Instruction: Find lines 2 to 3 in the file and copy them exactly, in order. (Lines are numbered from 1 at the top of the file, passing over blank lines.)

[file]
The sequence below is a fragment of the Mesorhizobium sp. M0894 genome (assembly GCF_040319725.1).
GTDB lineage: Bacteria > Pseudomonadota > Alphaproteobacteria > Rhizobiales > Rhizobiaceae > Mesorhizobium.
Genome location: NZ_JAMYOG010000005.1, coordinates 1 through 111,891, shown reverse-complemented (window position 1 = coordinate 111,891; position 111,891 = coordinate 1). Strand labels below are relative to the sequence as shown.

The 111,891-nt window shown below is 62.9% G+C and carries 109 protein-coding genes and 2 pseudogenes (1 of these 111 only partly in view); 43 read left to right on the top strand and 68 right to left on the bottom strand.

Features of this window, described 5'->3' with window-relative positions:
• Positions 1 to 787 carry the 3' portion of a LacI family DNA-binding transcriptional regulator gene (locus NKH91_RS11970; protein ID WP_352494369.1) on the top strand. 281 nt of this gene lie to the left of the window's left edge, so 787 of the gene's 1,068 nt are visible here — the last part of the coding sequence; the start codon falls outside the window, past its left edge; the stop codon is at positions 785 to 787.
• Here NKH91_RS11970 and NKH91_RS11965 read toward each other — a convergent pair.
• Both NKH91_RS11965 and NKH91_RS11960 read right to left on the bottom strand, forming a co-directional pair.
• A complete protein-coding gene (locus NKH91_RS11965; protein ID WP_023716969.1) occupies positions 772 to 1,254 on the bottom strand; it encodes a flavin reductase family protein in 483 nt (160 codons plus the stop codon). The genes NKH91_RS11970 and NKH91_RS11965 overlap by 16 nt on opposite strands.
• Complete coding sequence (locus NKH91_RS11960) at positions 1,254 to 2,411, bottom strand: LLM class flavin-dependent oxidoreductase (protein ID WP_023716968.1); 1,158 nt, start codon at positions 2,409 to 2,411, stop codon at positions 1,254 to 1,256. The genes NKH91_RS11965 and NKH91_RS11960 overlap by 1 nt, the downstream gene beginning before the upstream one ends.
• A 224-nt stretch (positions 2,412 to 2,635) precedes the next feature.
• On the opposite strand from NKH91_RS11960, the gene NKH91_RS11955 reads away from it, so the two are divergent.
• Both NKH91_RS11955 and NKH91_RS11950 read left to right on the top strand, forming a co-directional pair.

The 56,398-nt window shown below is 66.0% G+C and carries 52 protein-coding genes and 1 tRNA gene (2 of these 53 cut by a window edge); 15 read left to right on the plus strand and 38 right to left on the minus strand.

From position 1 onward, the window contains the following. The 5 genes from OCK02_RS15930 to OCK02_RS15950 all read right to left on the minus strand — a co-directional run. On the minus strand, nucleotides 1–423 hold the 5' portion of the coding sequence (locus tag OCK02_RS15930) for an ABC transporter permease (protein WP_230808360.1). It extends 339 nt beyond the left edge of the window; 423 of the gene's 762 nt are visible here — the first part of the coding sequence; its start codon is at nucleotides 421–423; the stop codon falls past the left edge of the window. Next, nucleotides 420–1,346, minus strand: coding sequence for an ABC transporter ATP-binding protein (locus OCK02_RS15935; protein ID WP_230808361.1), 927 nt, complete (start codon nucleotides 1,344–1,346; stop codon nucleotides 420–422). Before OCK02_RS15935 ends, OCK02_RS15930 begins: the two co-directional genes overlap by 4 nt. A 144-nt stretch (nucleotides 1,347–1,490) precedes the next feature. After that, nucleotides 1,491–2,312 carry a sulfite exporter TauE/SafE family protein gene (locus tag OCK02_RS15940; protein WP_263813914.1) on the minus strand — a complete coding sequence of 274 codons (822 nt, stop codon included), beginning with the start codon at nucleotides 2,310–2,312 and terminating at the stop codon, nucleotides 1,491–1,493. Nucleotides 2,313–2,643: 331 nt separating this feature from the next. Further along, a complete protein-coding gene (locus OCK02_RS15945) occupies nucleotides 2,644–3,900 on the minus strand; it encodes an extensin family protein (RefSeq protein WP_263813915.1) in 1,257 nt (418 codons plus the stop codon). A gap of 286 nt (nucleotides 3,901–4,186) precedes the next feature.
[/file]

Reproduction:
GTDB lineage: Bacteria > Pseudomonadota > Alphaproteobacteria > Rhizobiales > Rhizobiaceae > Mesorhizobium.
Genome location: NZ_JAMYOG010000005.1, coordinates 1 through 111,891, shown reverse-complemented (window position 1 = coordinate 111,891; position 111,891 = coordinate 1). Strand labels below are relative to the sequence as shown.